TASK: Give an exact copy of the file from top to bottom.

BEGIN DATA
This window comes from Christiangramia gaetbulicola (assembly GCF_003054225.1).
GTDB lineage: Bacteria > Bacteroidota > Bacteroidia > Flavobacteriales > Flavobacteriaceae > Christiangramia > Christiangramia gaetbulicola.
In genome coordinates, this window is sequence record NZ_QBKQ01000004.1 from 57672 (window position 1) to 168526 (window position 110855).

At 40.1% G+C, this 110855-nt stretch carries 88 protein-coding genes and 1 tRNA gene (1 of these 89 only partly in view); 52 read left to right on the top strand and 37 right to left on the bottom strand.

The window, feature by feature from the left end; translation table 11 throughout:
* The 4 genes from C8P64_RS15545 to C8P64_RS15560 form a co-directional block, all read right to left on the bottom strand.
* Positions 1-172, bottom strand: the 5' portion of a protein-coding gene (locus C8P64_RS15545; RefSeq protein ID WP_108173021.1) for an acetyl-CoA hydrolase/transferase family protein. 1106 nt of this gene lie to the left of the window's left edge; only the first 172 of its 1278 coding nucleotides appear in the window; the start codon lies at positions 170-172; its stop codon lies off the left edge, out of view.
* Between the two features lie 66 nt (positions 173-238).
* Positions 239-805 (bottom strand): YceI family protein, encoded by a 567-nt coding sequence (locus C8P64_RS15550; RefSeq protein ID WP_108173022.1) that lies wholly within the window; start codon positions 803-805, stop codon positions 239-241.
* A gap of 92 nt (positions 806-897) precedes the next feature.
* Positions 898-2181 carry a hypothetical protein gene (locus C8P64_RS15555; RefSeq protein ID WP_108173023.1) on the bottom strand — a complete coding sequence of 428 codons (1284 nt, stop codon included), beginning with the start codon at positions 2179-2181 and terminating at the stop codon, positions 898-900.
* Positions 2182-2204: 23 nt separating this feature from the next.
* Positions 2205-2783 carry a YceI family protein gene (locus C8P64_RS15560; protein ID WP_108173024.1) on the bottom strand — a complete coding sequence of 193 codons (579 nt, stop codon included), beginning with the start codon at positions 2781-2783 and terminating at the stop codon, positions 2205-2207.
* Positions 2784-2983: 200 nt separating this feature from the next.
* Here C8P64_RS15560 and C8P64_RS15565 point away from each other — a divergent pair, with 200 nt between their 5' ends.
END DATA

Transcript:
This window comes from Christiangramia gaetbulicola (assembly GCF_003054225.1).
GTDB lineage: Bacteria > Bacteroidota > Bacteroidia > Flavobacteriales > Flavobacteriaceae > Christiangramia > Christiangramia gaetbulicola.
In genome coordinates, this window is sequence record NZ_QBKQ01000004.1 from 57672 (window position 1) to 168526 (window position 110855).

At 40.1% G+C, this 110855-nt stretch carries 88 protein-coding genes and 1 tRNA gene (1 of these 89 only partly in view); 52 read left to right on the top strand and 37 right to left on the bottom strand.

The window, feature by feature from the left end; translation table 11 throughout:
* The 4 genes from C8P64_RS15545 to C8P64_RS15560 form a co-directional block, all read right to left on the bottom strand.
* Positions 1-172, bottom strand: the 5' portion of a protein-coding gene (locus C8P64_RS15545; RefSeq protein ID WP_108173021.1) for an acetyl-CoA hydrolase/transferase family protein. 1106 nt of this gene lie to the left of the window's left edge; only the first 172 of its 1278 coding nucleotides appear in the window; the start codon lies at positions 170-172; its stop codon lies off the left edge, out of view.
* Between the two features lie 66 nt (positions 173-238).
* Positions 239-805 (bottom strand): YceI family protein, encoded by a 567-nt coding sequence (locus C8P64_RS15550; RefSeq protein ID WP_108173022.1) that lies wholly within the window; start codon positions 803-805, stop codon positions 239-241.
* A gap of 92 nt (positions 806-897) precedes the next feature.
* Positions 898-2181 carry a hypothetical protein gene (locus C8P64_RS15555; RefSeq protein ID WP_108173023.1) on the bottom strand — a complete coding sequence of 428 codons (1284 nt, stop codon included), beginning with the start codon at positions 2179-2181 and terminating at the stop codon, positions 898-900.
* Positions 2182-2204: 23 nt separating this feature from the next.
* Positions 2205-2783 carry a YceI family protein gene (locus C8P64_RS15560; protein ID WP_108173024.1) on the bottom strand — a complete coding sequence of 193 codons (579 nt, stop codon included), beginning with the start codon at positions 2781-2783 and terminating at the stop codon, positions 2205-2207.
* Positions 2784-2983: 200 nt separating this feature from the next.
* Here C8P64_RS15560 and C8P64_RS15565 point away from each other — a divergent pair, with 200 nt between their 5' ends.